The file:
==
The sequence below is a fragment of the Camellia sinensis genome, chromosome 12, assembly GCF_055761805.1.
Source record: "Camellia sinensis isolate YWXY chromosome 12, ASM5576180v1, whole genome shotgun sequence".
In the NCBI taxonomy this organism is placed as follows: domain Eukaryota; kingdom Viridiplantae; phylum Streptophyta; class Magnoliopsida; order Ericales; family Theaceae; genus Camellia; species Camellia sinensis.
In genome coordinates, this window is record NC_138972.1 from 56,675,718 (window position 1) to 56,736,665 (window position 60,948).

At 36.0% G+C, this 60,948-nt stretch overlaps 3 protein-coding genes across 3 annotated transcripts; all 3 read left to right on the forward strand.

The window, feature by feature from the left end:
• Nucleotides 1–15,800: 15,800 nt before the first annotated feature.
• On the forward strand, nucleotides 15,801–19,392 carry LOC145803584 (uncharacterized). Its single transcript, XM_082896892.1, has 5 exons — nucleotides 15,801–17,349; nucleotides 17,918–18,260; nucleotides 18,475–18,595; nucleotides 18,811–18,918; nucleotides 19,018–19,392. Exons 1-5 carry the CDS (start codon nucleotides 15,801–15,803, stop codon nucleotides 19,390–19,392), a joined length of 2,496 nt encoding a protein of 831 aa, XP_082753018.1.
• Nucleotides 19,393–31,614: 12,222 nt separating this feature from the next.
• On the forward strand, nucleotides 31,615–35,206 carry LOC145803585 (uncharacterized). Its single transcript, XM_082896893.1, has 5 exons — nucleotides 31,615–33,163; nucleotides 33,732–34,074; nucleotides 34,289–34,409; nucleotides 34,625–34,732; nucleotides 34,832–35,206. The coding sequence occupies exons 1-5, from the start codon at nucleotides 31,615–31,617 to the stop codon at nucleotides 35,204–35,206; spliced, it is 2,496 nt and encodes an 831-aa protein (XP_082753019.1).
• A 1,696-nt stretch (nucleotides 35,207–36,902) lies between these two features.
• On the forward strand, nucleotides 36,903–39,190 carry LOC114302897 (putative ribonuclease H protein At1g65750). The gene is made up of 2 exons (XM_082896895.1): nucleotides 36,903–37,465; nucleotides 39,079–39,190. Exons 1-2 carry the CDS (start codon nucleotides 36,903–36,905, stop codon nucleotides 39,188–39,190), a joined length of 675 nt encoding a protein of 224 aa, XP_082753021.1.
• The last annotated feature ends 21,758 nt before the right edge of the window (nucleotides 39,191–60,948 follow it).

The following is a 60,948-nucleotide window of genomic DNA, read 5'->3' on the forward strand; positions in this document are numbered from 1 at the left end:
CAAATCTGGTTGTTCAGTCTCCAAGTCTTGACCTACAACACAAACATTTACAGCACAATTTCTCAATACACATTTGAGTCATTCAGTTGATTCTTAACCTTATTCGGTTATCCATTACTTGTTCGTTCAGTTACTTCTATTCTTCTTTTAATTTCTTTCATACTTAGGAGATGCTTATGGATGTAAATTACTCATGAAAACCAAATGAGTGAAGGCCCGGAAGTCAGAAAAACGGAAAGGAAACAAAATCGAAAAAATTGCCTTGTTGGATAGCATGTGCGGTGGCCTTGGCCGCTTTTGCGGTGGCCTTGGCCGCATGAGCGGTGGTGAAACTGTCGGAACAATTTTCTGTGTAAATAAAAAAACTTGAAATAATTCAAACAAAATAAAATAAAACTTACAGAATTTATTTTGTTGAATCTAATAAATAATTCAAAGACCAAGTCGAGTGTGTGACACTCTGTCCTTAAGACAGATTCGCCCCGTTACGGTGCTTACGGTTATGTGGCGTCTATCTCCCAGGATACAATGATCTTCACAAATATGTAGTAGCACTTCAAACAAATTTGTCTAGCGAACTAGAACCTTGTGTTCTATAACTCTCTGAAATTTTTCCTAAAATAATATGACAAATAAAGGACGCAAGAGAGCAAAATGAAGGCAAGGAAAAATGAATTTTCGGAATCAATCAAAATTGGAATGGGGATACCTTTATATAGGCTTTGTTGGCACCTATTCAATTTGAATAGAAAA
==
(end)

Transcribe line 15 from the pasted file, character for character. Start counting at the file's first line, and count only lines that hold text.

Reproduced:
CAAATCTGGTTGTTCAGTCTCCAAGTCTTGACCTACAACACAAACATTTACAGCACAATTTCTCAATACACATTTGAGTCATTCAGTTGATTCTTAACCTTATTCGGTTATCCATTACTTGTTCGTTCAGTTACTTCTATTCTTCTTTTAATTTCTTTCATACTTAGGAGATGCTTATGGATGTAAATTACTCATGAAAACCAAATGAGTGAAGGCCCGGAAGTCAGAAAAACGGAAAGGAAACAAAATCGAAAAAATTGCCTTGTTGGATAGCATGTGCGGTGGCCTTGGCCGCTTTTGCGGTGGCCTTGGCCGCATGAGCGGTGGTGAAACTGTCGGAACAATTTTCTGTGTAAATAAAAAAACTTGAAATAATTCAAACAAAATAAAATAAAACTTACAGAATTTATTTTGTTGAATCTAATAAATAATTCAAAGACCAAGTCGAGTGTGTGACACTCTGTCCTTAAGACAGATTCGCCCCGTTACGGTGCTTACGGTTATGTGGCGTCTATCTCCCAGGATACAATGATCTTCACAAATATGTAGTAGCACTTCAAACAAATTTGTCTAGCGAACTAGAACCTTGTGTTCTATAACTCTCTGAAATTTTTCCTAAAATAATATGACAAATAAAGGACGCAAGAGAGCAAAATGAAGGCAAGGAAAAATGAATTTTCGGAATCAATCAAAATTGGAATGGGGATACCTTTATATAGGCTTTGTTGGCACCTATTCAATTTGAATAGAAAA